Chronic lymphocytic leukemia (CLL) is a chronic lymphoproliferative disorder of B lymphocytes. It has an extremely variable clinical course. Some patients have a rather indolent course, whereas others are known to have a rapidly progressive disease. Most patients die from causes related to CLL that can be due to bone marrow failure, infection, or transformation to a high-grade lymphoma. Clinical stratification of CLL has revealed that a subset of patients with poor prognosis harbor cytogenetic alterations and lack mutations at the immunoglobulin locus. Therefore, the development of additional molecular biomarkers for patients at high risk for early lethality from CLL could help direct their care toward enrollment in clinical trials of promising experimental approaches such as inhibitors of BCL2 or BCR signaling or CD19 chimeric antigen receptor T cells (which have been shown to eradicate CLL in patients who have failed other approaches). In this issue, Mansouri et al. report that somatic mutations in the NFKBIE gene occur in 7% of poor prognosis patients, and this may be a common mechanism contributing to disease progression by sustaining the survival of malignant CLL cells.
The NF-κB pathway is ubiquitously activated in CLL cells by cell surface receptor signaling cascades through the B cell receptor and Toll-like receptors, so this identification of additional mutational events that reinforce NF-κB signaling appeared biochemically redundant. NFKBIE encodes the IkBε protein, a potent and seemingly stoichiometric inhibitor of the IkB kinase (IKK) in CLL cells as demonstrated by Mansouri et al. Surprisingly, even partial depletion of NFKBIE with RNA interference in cell culture was sufficient to activate IKK and promote NF-κB transcriptional activation, consistent with the findings that the NFKBIE mutations are heterozygous in CLL samples and that these samples had modest increases in NF-κB signaling. Whether the most recurrent NFKBIE mutation identified in this work (a 4-bp deletion in exon 1 that resulted in a frame shift and potentially expressed truncated protein) has neomorphic oncogenic functions besides the inability to inhibit IKK remains unknown.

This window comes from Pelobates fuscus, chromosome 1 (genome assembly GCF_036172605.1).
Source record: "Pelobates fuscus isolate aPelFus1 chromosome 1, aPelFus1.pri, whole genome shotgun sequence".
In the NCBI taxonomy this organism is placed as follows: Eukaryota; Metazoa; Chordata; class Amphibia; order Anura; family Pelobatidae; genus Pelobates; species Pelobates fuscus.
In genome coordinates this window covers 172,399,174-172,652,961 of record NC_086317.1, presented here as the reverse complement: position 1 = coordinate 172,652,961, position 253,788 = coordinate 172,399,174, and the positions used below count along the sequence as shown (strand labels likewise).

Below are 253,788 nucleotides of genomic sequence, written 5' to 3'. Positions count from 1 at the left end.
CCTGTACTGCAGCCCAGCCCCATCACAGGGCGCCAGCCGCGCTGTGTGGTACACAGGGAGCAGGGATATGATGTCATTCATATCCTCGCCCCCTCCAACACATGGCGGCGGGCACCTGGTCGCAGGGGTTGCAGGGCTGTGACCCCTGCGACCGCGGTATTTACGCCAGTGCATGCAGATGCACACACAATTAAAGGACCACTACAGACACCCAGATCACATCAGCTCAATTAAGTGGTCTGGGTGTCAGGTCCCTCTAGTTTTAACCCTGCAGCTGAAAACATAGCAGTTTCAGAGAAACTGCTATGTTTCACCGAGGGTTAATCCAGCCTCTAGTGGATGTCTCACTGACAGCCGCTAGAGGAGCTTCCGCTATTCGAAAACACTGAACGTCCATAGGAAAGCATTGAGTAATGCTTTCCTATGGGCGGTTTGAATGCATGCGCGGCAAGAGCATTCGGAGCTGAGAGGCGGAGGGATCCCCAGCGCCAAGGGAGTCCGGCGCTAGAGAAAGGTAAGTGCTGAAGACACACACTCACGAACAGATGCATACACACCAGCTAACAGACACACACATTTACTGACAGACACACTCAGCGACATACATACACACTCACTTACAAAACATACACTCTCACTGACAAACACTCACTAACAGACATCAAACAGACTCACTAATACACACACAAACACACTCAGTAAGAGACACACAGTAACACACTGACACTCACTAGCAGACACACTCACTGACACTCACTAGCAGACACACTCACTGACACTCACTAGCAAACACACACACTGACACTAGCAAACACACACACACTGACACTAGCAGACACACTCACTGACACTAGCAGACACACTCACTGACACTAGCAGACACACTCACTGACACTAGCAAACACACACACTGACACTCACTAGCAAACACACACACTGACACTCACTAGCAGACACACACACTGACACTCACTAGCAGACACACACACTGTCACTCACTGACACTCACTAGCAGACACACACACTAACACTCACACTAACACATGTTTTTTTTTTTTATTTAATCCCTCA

More broadly, the finding of heterozygous NFKBIE mutations as a marker of poor prognosis raises the possibility that similar mutations or heterozygous loss of NFKBIE caused by genetic deletion or epigenetic silencing may also further sculpt NF-κB signaling and thereby promote the progression of more common malignancies. Unfortunately, most of the publicly available tumor genomes include a significant amount of contaminating normal cells, and therefore haploid loss of NFKBIE may not be appreciated. Single nuclei sequencing of neoplastic cells isolated freshly from tumors will address this and other issues of potential haploidy in cancer by unambiguously determining the cancer genome and concurrent genetic events. For CLL patients, the finding of the NFKBIE mutations in high-risk patients refocuses our attention on developing NF-κB inhibitors to use in tandem with other approaches and for considering experimental clinical trials for such patients.